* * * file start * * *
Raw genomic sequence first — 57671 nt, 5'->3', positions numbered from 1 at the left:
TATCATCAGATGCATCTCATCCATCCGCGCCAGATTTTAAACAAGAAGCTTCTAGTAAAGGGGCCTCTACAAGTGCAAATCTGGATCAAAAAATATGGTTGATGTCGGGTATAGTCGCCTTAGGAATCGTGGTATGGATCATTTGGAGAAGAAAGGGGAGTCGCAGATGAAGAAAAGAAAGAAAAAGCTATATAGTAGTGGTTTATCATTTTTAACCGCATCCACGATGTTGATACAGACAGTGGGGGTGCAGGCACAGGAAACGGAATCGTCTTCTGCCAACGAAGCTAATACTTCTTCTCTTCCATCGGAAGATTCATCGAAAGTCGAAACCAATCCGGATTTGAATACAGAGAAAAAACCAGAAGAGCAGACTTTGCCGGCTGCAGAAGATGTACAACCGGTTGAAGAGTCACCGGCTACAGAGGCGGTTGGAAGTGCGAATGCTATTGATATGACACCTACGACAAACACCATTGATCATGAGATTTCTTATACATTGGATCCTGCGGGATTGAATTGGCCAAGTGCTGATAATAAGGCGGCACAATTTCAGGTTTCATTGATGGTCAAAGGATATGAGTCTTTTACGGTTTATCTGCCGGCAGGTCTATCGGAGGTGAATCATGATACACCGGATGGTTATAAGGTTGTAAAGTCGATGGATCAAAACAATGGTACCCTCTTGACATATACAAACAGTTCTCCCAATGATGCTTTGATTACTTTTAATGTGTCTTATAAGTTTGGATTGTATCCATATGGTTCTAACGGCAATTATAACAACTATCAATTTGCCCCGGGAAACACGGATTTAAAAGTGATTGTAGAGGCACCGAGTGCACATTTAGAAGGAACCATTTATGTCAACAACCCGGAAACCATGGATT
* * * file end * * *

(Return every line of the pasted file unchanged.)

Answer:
Raw genomic sequence first — 57671 nt, 5'->3', positions numbered from 1 at the left:
TATCATCAGATGCATCTCATCCATCCGCGCCAGATTTTAAACAAGAAGCTTCTAGTAAAGGGGCCTCTACAAGTGCAAATCTGGATCAAAAAATATGGTTGATGTCGGGTATAGTCGCCTTAGGAATCGTGGTATGGATCATTTGGAGAAGAAAGGGGAGTCGCAGATGAAGAAAAGAAAGAAAAAGCTATATAGTAGTGGTTTATCATTTTTAACCGCATCCACGATGTTGATACAGACAGTGGGGGTGCAGGCACAGGAAACGGAATCGTCTTCTGCCAACGAAGCTAATACTTCTTCTCTTCCATCGGAAGATTCATCGAAAGTCGAAACCAATCCGGATTTGAATACAGAGAAAAAACCAGAAGAGCAGACTTTGCCGGCTGCAGAAGATGTACAACCGGTTGAAGAGTCACCGGCTACAGAGGCGGTTGGAAGTGCGAATGCTATTGATATGACACCTACGACAAACACCATTGATCATGAGATTTCTTATACATTGGATCCTGCGGGATTGAATTGGCCAAGTGCTGATAATAAGGCGGCACAATTTCAGGTTTCATTGATGGTCAAAGGATATGAGTCTTTTACGGTTTATCTGCCGGCAGGTCTATCGGAGGTGAATCATGATACACCGGATGGTTATAAGGTTGTAAAGTCGATGGATCAAAACAATGGTACCCTCTTGACATATACAAACAGTTCTCCCAATGATGCTTTGATTACTTTTAATGTGTCTTATAAGTTTGGATTGTATCCATATGGTTCTAACGGCAATTATAACAACTATCAATTTGCCCCGGGAAACACGGATTTAAAAGTGATTGTAGAGGCACCGAGTGCACATTTAGAAGGAACCATTTATGTCAACAACCCGGAAACCATGGATT